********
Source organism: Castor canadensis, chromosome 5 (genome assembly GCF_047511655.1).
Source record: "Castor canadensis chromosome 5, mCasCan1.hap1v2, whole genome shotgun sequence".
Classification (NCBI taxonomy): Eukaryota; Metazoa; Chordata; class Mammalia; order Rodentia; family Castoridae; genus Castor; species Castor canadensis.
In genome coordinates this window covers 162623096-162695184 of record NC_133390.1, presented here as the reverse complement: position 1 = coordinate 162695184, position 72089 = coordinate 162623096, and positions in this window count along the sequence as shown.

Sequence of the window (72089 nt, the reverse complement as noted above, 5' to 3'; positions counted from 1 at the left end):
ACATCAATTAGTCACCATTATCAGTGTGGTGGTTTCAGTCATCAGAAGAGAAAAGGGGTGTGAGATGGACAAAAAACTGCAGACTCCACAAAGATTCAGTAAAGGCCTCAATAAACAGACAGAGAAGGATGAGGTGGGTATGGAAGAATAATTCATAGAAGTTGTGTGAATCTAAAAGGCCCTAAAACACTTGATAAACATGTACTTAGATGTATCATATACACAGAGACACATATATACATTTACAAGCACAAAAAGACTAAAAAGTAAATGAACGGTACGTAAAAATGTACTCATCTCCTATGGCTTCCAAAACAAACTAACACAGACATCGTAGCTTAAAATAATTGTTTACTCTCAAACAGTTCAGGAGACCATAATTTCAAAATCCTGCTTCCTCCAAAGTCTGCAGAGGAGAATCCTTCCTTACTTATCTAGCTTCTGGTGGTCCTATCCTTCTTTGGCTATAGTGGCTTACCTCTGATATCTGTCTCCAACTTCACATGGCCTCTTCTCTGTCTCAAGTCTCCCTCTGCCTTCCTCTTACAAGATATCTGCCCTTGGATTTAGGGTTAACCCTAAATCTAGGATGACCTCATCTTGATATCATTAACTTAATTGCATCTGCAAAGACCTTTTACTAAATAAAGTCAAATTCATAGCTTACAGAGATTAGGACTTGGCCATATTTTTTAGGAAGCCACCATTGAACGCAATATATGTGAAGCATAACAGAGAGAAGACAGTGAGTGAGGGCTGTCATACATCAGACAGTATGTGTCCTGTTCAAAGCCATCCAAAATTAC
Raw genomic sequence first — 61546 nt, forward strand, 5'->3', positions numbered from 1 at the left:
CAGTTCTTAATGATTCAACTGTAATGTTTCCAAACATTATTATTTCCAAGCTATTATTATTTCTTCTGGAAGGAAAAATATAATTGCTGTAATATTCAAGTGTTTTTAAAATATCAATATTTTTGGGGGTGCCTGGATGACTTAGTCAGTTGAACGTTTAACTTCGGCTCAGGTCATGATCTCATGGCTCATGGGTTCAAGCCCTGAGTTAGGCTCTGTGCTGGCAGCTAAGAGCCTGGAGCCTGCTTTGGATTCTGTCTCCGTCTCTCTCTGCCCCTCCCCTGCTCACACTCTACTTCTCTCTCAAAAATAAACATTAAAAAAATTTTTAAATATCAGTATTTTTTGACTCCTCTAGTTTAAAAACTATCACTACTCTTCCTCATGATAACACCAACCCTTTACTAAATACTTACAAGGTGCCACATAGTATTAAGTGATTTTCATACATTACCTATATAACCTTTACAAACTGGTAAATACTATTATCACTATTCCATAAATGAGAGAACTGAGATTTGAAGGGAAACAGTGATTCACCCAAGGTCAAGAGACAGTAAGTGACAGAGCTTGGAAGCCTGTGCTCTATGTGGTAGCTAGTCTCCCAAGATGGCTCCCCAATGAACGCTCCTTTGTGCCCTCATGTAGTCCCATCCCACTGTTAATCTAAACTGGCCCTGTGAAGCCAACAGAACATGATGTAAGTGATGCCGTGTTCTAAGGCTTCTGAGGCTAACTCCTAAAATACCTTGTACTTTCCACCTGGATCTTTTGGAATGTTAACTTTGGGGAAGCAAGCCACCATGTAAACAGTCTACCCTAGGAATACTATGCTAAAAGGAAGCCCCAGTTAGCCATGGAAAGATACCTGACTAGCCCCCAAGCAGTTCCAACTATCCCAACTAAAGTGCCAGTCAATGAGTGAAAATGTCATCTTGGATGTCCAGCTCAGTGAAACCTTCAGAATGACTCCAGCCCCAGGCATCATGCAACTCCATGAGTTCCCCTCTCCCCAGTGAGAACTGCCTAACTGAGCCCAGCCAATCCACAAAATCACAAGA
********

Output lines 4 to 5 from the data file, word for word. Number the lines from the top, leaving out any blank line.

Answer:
In genome coordinates this window covers 162623096-162695184 of record NC_133390.1, presented here as the reverse complement: position 1 = coordinate 162695184, position 72089 = coordinate 162623096, and positions in this window count along the sequence as shown.

Sequence of the window (72089 nt, the reverse complement as noted above, 5' to 3'; positions counted from 1 at the left end):